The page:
09 May 2018
Without a doubt, I am a huge fan of non-linear work. I feel it’s more reflective of how our brain’s complex neural pathways actually work. Red Light District and Buddies’ co-production of LULU V.7//Aspects of a Femme Fatale has had four years and seven versions to explore the intimate relationship one has with the subconscious, allowing the piece to ferment into the rich salacious performance it is today.
LULU V.7 is inspired by German playwright Frank Wedekind’s Pandora’s Box (1894). While the writer’s piece becomes increasingly perverse (the second half censored out of performance, in fact), this collective’s exploration has resulted in the contrary: moving from a display of carnal sex towards a broader discussion of what happens between love and grief. From prostitution to violence, from consensual perversity to criminal sexual assault, and everything in between, these themes were just beginning to be explored in the Victorian era. Strangely, they are overwhelmingly relevant today. Makes you really wonder if we are anywhere close to coming to terms, as a society, with the plethora of possible sexual expressions out there. One of the lines that stuck with me is something along the lines of: we are born into this world taught how to love. I feel it captures much of the essence of the play and what is discussed here. It’s as if objective exploration in regards to our sexuality has been paralyzed, amidst our bodily fears and social reservations. We seem to live in extremes: either we abstain or we risk it all – including our health. This – despite no longer being turn of the century – is the uncertain world that this ensemble admirably forges together.
Decorating LULU as the Pierrot archetype is brilliant since the pantomime has been many things over time. Most recently he has been depicted as a sad clown, but it would be too simple to only make this connection with a sad tortured LULU who cannot live a life of her own liking. Pierrot’s commedia dell’arte roots reveal an innocent fool, and the Romantics used him as social symbol of the alienated artist and post-revolutionary people. LULU too is many things from a girl becoming a woman trying to celebrate her sexuality, to a trapped doll painted for others’ enjoyment – literally – to someone who is nothing but a victim of men seeking to possess her.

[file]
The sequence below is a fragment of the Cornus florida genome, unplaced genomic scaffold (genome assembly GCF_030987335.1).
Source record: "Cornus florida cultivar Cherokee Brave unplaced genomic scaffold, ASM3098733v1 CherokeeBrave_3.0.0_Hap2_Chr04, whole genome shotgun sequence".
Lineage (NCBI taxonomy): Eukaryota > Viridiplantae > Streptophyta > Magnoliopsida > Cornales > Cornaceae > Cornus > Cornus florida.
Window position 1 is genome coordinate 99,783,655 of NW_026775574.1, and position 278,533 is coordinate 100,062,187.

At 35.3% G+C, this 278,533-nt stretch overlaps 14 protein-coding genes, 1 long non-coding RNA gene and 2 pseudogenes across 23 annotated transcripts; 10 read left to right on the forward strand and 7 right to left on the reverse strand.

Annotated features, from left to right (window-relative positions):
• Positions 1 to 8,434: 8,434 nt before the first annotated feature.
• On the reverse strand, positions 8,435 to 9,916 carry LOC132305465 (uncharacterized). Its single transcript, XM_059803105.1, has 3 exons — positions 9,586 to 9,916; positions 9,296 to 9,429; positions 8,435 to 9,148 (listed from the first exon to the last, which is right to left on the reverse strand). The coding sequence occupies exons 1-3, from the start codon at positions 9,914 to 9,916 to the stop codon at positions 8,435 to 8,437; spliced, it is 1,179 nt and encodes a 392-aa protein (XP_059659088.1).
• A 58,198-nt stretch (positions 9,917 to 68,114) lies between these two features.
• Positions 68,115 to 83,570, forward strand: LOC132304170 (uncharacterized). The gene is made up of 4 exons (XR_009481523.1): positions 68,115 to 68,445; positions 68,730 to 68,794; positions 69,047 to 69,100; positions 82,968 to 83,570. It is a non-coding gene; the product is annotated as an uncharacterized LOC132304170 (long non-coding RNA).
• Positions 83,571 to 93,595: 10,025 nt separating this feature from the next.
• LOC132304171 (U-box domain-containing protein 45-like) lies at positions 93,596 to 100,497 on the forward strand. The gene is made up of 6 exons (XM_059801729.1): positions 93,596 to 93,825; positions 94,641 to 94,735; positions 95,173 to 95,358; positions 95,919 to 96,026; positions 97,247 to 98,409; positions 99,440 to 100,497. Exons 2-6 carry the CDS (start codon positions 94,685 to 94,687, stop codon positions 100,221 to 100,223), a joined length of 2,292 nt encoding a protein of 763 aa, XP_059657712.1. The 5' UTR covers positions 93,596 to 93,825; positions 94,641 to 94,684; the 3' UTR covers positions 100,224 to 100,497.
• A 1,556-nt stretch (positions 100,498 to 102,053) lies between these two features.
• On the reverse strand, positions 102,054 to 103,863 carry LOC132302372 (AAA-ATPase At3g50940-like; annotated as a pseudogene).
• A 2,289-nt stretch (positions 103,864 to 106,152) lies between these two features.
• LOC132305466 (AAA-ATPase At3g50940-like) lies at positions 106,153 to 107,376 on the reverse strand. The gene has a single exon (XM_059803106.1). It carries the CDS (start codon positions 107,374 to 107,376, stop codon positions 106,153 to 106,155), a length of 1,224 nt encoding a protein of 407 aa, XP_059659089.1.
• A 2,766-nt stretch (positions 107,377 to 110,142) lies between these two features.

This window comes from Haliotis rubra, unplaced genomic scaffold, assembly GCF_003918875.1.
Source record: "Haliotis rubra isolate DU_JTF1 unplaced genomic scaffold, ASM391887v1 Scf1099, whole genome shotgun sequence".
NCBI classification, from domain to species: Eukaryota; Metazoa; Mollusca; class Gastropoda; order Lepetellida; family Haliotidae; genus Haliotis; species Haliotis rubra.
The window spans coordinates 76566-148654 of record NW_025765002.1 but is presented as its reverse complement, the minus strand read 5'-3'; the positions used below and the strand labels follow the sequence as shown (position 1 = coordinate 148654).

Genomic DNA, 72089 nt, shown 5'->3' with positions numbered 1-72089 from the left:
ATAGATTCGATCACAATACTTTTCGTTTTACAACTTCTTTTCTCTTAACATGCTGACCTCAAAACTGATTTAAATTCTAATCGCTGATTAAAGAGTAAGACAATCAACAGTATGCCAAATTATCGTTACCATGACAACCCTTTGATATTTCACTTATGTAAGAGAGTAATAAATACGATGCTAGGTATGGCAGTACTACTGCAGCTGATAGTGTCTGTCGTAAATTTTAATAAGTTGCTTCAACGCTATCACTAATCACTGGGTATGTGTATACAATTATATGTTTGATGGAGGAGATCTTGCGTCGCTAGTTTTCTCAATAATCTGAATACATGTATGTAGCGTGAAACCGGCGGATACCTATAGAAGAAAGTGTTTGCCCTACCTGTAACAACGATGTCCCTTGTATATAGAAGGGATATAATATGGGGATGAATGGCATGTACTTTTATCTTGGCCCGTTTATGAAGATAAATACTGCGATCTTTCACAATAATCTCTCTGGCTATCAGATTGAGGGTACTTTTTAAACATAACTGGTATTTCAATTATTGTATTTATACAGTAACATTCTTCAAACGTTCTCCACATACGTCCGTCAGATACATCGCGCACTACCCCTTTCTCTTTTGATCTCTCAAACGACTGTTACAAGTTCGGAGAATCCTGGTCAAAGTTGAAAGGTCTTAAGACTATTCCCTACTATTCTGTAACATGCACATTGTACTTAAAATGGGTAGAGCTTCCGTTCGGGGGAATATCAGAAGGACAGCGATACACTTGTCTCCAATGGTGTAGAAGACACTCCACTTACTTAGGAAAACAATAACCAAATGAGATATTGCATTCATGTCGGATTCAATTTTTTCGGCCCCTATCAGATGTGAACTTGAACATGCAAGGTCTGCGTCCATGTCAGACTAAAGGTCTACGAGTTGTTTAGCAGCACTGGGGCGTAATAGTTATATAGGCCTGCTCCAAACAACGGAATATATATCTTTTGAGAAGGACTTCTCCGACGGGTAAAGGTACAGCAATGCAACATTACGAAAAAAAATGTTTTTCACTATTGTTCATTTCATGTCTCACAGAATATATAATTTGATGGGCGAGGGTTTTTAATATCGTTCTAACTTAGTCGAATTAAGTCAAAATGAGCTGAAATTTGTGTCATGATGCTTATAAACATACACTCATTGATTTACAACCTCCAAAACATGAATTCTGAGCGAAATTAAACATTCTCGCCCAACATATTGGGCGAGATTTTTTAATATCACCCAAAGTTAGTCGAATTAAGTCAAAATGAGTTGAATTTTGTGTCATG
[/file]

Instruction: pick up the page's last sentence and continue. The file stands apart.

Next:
Co-creator Helen Yung’s brilliant mesmerizing set helps us navigate this rocky territory. We are appropriately made witness to what’s happening on both stage left and stage right. Stage right in particular erupts upstage revealing the full performance process, as if peeling open one hemisphere of the brain.
Each performer is unique, focused, and immersed in the material. Craig Pike’s narration of events is on point – never missing a beat – and not unnecessary as many narrators become. His authentic demeanor helps build great trust with the audience and you keep looking out for him, wanting to know what he has to say next. Khadijah Roberts-Abdullah has amazing command of the microphone. Her voice in combination with the eerie voiceover effects is worthy of its own soundtrack. I’ll probably hear her reverberating “Luluuuu-uuu” in my head for weeks. Richard Lam is charming and funny. He tells a lot of stories that one senses are inflected by deeply personal experiences. Finally, Rose Tuong beautifully embodies the multi-faceted Lulu, from the character’s thrill and excitement at life to the depths of her tortured corrupted soul. Not an easy task, I’m sure, but one she tackles well. Makes me want to seek out more of this talent on stage! Along with four other performers, the whole ensemble often becomes a united chorus.
While the first half focalizes various relationships and sexual realities, the second half feels much more personal including breakout monologues addressing current events like the #meToo movement and Toronto village’s serial killer. The act cannot help but feel like a separate show. It’s not unlikeable, albeit distracting to try and make connections between Toronto, Canada and the world of LULU in 19th century Europe. The show is, without a doubt, one of the most layered performances I have seen in awhile, rich in intertextuality (it borrows from literary theories such as narratology, psychoanalysis and authorship) and artistic genres. Each of the performer’s actions is visceral, and at the same time detailed and carefully thought out. If sex, love, and death are your cup of tea, then you will not be disappointed.